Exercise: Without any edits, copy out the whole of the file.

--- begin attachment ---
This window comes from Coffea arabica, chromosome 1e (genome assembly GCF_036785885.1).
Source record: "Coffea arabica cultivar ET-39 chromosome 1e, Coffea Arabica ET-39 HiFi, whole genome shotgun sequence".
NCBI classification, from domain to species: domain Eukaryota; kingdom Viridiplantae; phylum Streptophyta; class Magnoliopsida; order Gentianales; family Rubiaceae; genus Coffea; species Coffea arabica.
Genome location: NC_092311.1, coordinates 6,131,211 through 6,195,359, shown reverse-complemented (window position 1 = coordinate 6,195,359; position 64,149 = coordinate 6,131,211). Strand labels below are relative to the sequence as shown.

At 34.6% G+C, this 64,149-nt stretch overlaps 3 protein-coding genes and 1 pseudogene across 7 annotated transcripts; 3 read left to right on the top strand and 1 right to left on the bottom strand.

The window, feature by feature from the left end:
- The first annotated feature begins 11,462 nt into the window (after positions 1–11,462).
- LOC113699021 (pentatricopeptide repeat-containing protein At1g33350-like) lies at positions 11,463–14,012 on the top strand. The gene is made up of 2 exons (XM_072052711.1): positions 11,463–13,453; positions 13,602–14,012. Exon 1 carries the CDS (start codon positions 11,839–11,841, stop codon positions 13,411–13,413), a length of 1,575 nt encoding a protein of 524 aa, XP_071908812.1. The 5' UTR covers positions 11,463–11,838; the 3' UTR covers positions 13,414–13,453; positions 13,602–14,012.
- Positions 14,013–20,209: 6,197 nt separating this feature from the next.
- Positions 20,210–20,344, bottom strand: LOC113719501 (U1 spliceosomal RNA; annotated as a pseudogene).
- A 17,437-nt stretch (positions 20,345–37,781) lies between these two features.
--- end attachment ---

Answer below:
This window comes from Coffea arabica, chromosome 1e (genome assembly GCF_036785885.1).
Source record: "Coffea arabica cultivar ET-39 chromosome 1e, Coffea Arabica ET-39 HiFi, whole genome shotgun sequence".
NCBI classification, from domain to species: domain Eukaryota; kingdom Viridiplantae; phylum Streptophyta; class Magnoliopsida; order Gentianales; family Rubiaceae; genus Coffea; species Coffea arabica.
Genome location: NC_092311.1, coordinates 6,131,211 through 6,195,359, shown reverse-complemented (window position 1 = coordinate 6,195,359; position 64,149 = coordinate 6,131,211). Strand labels below are relative to the sequence as shown.

At 34.6% G+C, this 64,149-nt stretch overlaps 3 protein-coding genes and 1 pseudogene across 7 annotated transcripts; 3 read left to right on the top strand and 1 right to left on the bottom strand.

The window, feature by feature from the left end:
- The first annotated feature begins 11,462 nt into the window (after positions 1–11,462).
- LOC113699021 (pentatricopeptide repeat-containing protein At1g33350-like) lies at positions 11,463–14,012 on the top strand. The gene is made up of 2 exons (XM_072052711.1): positions 11,463–13,453; positions 13,602–14,012. Exon 1 carries the CDS (start codon positions 11,839–11,841, stop codon positions 13,411–13,413), a length of 1,575 nt encoding a protein of 524 aa, XP_071908812.1. The 5' UTR covers positions 11,463–11,838; the 3' UTR covers positions 13,414–13,453; positions 13,602–14,012.
- Positions 14,013–20,209: 6,197 nt separating this feature from the next.
- Positions 20,210–20,344, bottom strand: LOC113719501 (U1 spliceosomal RNA; annotated as a pseudogene).
- A 17,437-nt stretch (positions 20,345–37,781) lies between these two features.